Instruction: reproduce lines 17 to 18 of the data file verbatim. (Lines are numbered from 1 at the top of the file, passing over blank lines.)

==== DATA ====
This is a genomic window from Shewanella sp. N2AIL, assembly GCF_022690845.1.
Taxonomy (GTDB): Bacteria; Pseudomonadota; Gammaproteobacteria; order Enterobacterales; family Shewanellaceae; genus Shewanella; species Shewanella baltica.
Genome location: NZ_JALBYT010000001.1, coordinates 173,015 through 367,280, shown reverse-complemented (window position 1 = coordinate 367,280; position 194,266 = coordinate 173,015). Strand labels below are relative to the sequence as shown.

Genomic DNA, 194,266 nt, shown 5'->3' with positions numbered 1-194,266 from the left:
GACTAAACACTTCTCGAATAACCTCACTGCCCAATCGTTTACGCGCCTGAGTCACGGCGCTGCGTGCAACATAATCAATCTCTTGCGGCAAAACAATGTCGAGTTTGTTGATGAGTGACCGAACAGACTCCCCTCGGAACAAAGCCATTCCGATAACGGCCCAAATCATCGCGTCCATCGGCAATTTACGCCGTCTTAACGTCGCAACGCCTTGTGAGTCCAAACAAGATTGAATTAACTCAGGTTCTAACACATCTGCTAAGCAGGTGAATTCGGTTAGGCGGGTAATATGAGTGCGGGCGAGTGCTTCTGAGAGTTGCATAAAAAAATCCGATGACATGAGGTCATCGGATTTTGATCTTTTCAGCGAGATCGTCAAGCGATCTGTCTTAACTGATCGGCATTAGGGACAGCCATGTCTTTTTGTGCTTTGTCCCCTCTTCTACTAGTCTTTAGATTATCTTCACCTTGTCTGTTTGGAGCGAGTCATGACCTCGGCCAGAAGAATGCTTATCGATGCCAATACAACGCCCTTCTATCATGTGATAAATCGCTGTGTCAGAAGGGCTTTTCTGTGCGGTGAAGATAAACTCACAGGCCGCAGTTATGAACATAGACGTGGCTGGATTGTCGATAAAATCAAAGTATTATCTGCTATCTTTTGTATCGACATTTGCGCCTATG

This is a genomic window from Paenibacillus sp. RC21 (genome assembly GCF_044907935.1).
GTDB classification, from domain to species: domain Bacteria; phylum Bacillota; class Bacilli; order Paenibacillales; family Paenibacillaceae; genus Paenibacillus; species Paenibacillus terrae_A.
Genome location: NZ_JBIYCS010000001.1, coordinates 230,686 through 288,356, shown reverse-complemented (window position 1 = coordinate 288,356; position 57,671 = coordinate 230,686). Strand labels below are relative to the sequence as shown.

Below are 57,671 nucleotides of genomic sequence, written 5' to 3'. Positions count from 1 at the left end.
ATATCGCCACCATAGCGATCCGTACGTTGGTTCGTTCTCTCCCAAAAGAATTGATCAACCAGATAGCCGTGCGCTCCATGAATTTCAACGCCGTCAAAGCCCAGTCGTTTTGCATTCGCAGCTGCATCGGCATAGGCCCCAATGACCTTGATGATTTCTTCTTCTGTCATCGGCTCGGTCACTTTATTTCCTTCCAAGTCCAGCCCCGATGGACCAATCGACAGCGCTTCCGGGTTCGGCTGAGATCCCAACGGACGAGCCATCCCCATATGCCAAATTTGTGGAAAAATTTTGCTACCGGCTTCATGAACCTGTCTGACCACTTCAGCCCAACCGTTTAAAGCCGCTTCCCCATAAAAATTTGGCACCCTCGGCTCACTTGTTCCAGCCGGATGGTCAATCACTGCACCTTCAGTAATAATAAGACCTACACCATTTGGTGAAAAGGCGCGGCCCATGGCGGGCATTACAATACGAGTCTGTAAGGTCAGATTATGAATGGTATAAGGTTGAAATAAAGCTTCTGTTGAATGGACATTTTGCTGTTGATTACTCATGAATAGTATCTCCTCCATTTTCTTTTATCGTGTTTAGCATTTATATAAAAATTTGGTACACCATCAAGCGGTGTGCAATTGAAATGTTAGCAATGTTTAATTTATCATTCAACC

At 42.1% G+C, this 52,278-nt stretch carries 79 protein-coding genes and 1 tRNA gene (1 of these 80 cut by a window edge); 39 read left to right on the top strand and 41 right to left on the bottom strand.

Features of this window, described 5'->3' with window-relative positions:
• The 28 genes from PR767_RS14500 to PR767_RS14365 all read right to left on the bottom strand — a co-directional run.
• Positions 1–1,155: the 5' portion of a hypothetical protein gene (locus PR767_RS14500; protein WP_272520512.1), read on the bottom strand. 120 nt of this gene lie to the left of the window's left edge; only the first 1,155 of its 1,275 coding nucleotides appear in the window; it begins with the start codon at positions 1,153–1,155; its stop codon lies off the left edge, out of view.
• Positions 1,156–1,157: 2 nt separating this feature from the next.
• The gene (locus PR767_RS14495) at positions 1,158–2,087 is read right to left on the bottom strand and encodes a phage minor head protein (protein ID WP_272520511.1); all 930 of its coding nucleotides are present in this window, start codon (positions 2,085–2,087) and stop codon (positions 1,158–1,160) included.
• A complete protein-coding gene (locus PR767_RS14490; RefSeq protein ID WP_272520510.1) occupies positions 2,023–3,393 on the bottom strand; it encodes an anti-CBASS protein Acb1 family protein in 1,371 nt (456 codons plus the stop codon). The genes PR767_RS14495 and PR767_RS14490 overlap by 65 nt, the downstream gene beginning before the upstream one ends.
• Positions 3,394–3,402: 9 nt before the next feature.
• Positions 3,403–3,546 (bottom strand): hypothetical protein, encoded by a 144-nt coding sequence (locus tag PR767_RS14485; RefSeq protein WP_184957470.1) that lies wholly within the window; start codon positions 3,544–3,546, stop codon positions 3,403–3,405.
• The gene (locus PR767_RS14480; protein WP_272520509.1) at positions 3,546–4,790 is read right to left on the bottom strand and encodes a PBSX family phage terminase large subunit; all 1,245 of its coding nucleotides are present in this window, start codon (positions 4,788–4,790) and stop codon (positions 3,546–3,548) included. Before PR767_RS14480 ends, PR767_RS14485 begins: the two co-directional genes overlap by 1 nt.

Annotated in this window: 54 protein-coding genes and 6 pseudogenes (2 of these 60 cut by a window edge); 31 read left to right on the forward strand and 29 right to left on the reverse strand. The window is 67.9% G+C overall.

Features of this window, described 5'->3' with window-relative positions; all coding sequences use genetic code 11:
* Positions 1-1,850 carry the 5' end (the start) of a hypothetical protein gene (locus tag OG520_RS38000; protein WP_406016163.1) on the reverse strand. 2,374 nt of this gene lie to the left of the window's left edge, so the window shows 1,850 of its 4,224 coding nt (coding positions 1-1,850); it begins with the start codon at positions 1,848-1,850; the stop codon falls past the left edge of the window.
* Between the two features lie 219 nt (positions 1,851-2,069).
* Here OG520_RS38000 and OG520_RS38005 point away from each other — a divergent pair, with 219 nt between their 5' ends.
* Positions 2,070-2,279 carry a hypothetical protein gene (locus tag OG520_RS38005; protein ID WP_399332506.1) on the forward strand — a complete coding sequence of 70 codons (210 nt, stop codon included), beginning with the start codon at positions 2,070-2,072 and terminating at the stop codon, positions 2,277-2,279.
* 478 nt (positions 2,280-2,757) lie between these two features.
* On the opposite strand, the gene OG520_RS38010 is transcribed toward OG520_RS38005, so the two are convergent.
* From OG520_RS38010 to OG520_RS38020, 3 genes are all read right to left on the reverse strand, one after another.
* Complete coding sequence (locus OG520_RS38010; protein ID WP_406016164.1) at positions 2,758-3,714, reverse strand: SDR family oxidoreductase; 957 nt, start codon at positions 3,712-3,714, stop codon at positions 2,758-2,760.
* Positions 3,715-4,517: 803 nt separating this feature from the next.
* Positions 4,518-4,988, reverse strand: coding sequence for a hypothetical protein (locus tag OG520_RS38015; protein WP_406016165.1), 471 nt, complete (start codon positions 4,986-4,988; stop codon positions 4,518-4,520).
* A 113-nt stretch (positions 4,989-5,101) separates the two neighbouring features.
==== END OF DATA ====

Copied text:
• A complete protein-coding gene (locus PR767_RS14490; RefSeq protein ID WP_272520510.1) occupies positions 2,023–3,393 on the bottom strand; it encodes an anti-CBASS protein Acb1 family protein in 1,371 nt (456 codons plus the stop codon). The genes PR767_RS14495 and PR767_RS14490 overlap by 65 nt, the downstream gene beginning before the upstream one ends.
• Positions 3,394–3,402: 9 nt before the next feature.